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Birds of a Feather
Birds of a Feather
Birds of a Feather

Birds of a Feather

Well-known naturalist and artist Linda Johns shares her woodland home with a menagerie of injured wild birds — starlings, blue jays, pigeons, baby woodpeckers, a rose-breasted grosbeak, a semi-palmated sandpiper, and even a gannet. She and her "saner half," Mack, have gone so far as to transform their living room into an indoor forest, complete with two dead trees providing a variety of perches and a screened porch making do as a practise flyway. Johns nurses her feathered convalescents day and night, helping them to drink and bathe and hunt, and gaining deep insights into their highly individual personalities. Most she attempts to release back into the wild but a few, inevitably, move in to stay.

Birds of a Feather: Tales of a Wild Bird Haven is a warm and funny account of eight months — from May to December — in the life of this caring wildlife rescuer. Fans of Johns's earlier wildlife books will relish her humorous descriptions of the antics of such irresistible characters as Blossom, the media-savvy chicken, and the goats Mower and Munch. Enhanced by line drawings of her avian housemates, this delightful collection of anecdotes in the tradition of James Herriot and Farley Mowat celebrates some of Nature's smallest and most awe-inspiring miracles.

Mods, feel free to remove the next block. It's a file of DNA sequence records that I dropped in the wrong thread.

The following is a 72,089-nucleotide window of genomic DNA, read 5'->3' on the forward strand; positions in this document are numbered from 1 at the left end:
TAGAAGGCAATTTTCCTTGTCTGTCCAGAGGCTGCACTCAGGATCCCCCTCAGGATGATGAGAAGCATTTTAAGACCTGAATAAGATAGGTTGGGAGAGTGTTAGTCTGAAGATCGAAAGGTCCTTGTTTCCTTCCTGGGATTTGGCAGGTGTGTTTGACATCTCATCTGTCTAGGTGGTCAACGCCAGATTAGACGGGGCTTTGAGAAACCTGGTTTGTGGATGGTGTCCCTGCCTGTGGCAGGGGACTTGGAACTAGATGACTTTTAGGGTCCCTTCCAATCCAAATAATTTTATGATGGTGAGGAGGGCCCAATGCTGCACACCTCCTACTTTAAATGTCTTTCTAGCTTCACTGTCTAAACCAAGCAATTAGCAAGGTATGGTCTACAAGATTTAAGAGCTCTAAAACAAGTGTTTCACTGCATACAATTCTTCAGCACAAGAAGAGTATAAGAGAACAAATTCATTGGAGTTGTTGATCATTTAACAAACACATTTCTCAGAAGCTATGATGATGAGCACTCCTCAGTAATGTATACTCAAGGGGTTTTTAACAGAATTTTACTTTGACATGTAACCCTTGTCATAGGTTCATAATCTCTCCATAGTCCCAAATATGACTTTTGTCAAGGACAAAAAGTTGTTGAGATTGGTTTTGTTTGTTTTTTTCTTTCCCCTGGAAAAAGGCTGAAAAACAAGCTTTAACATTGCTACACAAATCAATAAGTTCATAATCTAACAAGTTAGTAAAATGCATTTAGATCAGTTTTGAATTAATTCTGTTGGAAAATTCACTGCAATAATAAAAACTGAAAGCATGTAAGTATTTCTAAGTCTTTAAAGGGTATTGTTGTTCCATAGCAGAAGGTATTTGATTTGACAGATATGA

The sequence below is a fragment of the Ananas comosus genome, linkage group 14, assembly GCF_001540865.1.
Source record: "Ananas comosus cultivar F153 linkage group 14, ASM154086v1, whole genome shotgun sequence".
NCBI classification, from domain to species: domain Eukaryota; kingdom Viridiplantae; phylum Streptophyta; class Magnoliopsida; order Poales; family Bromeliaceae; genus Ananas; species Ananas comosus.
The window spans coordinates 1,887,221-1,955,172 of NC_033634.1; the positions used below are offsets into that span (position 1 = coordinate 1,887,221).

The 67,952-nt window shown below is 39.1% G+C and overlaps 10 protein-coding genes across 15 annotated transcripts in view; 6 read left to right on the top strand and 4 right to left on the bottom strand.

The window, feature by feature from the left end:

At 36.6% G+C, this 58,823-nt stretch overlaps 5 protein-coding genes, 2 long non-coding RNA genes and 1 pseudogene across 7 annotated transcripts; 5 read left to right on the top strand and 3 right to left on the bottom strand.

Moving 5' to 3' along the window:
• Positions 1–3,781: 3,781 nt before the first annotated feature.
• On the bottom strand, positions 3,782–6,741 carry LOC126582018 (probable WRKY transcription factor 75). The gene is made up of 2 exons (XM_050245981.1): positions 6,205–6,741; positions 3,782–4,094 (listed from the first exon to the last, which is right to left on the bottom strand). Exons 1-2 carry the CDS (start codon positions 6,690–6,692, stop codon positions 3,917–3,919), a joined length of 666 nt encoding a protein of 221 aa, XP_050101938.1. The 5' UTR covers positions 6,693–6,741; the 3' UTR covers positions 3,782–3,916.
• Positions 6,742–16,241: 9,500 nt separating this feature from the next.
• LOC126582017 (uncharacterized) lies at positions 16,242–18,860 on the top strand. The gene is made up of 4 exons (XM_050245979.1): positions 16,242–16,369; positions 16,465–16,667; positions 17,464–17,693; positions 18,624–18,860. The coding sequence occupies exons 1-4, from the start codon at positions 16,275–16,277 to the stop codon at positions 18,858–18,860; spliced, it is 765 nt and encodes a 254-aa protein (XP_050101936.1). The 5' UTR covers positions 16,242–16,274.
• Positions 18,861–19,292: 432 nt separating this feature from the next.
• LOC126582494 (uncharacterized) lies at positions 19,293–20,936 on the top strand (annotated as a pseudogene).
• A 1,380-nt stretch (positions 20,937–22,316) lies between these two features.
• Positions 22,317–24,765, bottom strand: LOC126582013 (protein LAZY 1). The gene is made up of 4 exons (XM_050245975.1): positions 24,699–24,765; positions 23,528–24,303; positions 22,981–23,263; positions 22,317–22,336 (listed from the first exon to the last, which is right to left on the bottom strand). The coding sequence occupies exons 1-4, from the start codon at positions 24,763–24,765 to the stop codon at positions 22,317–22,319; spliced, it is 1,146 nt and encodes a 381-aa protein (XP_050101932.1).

Linda Johns won the Edna Staebler Award for Creative Non-Fiction for Sharing a Robin's Life. A renowned artist who draws inspiration from the natural world, she is the author of five books, including In the Company of Birds and Wild and Woolly, as well as several limited-edition art books. In her Nova Scotia studio, she has had to get used to working with a pigeon on her arm, but she wouldn't have it any other way.

Winner: Evelyn Richardson Memorial Prize for Non-Fiction
"The quintessential bird lady... Johns's writing is gentle and flowing, and the descriptions of the animals she tends to are wonderfully vivid. Her astute observations lead her to offer up some interesting bits of information... The care with which she attends to the injured birds that arrive on her doorstep is astounding... What marvellous luck for us that Johns writes so beautifully, so we can share a slice of that life." — Globe and Mail

265 pages
Pub date: April 15, 2005